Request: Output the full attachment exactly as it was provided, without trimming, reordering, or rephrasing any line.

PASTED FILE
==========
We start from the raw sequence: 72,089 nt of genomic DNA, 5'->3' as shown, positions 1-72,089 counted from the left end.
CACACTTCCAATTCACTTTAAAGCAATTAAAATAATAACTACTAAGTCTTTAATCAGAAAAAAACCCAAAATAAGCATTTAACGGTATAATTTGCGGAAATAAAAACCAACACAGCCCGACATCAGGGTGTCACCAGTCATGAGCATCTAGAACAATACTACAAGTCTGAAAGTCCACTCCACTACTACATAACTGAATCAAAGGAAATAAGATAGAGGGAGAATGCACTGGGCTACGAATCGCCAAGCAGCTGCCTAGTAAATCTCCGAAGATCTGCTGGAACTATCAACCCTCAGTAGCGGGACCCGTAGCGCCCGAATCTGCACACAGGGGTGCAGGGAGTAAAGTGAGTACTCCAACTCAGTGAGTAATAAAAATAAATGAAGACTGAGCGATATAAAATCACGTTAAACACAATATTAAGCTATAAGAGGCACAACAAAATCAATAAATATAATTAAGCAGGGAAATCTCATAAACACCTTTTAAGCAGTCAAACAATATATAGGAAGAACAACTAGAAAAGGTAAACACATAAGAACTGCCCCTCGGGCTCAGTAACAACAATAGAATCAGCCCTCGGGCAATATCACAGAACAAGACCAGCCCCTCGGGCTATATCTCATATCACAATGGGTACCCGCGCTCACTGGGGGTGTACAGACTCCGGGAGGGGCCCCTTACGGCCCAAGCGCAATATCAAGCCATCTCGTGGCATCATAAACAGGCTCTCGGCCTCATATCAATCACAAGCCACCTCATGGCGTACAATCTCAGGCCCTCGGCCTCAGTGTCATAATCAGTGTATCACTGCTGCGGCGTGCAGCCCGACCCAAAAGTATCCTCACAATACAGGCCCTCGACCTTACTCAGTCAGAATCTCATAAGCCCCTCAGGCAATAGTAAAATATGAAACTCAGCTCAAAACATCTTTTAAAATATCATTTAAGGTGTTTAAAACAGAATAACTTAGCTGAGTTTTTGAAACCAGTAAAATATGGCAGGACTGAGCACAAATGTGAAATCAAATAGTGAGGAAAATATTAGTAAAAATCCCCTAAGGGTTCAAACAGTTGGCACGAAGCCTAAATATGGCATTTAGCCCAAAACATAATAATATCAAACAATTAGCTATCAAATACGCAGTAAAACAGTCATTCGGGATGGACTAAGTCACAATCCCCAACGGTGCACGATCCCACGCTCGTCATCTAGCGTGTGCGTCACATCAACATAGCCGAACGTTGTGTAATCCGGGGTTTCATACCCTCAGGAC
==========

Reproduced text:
We start from the raw sequence: 72,089 nt of genomic DNA, 5'->3' as shown, positions 1-72,089 counted from the left end.
CACACTTCCAATTCACTTTAAAGCAATTAAAATAATAACTACTAAGTCTTTAATCAGAAAAAAACCCAAAATAAGCATTTAACGGTATAATTTGCGGAAATAAAAACCAACACAGCCCGACATCAGGGTGTCACCAGTCATGAGCATCTAGAACAATACTACAAGTCTGAAAGTCCACTCCACTACTACATAACTGAATCAAAGGAAATAAGATAGAGGGAGAATGCACTGGGCTACGAATCGCCAAGCAGCTGCCTAGTAAATCTCCGAAGATCTGCTGGAACTATCAACCCTCAGTAGCGGGACCCGTAGCGCCCGAATCTGCACACAGGGGTGCAGGGAGTAAAGTGAGTACTCCAACTCAGTGAGTAATAAAAATAAATGAAGACTGAGCGATATAAAATCACGTTAAACACAATATTAAGCTATAAGAGGCACAACAAAATCAATAAATATAATTAAGCAGGGAAATCTCATAAACACCTTTTAAGCAGTCAAACAATATATAGGAAGAACAACTAGAAAAGGTAAACACATAAGAACTGCCCCTCGGGCTCAGTAACAACAATAGAATCAGCCCTCGGGCAATATCACAGAACAAGACCAGCCCCTCGGGCTATATCTCATATCACAATGGGTACCCGCGCTCACTGGGGGTGTACAGACTCCGGGAGGGGCCCCTTACGGCCCAAGCGCAATATCAAGCCATCTCGTGGCATCATAAACAGGCTCTCGGCCTCATATCAATCACAAGCCACCTCATGGCGTACAATCTCAGGCCCTCGGCCTCAGTGTCATAATCAGTGTATCACTGCTGCGGCGTGCAGCCCGACCCAAAAGTATCCTCACAATACAGGCCCTCGACCTTACTCAGTCAGAATCTCATAAGCCCCTCAGGCAATAGTAAAATATGAAACTCAGCTCAAAACATCTTTTAAAATATCATTTAAGGTGTTTAAAACAGAATAACTTAGCTGAGTTTTTGAAACCAGTAAAATATGGCAGGACTGAGCACAAATGTGAAATCAAATAGTGAGGAAAATATTAGTAAAAATCCCCTAAGGGTTCAAACAGTTGGCACGAAGCCTAAATATGGCATTTAGCCCAAAACATAATAATATCAAACAATTAGCTATCAAATACGCAGTAAAACAGTCATTCGGGATGGACTAAGTCACAATCCCCAACGGTGCACGATCCCACGCTCGTCATCTAGCGTGTGCGTCACATCAACATAGCCGAACGTTGTGTAATCCGGGGTTTCATACCCTCAGGAC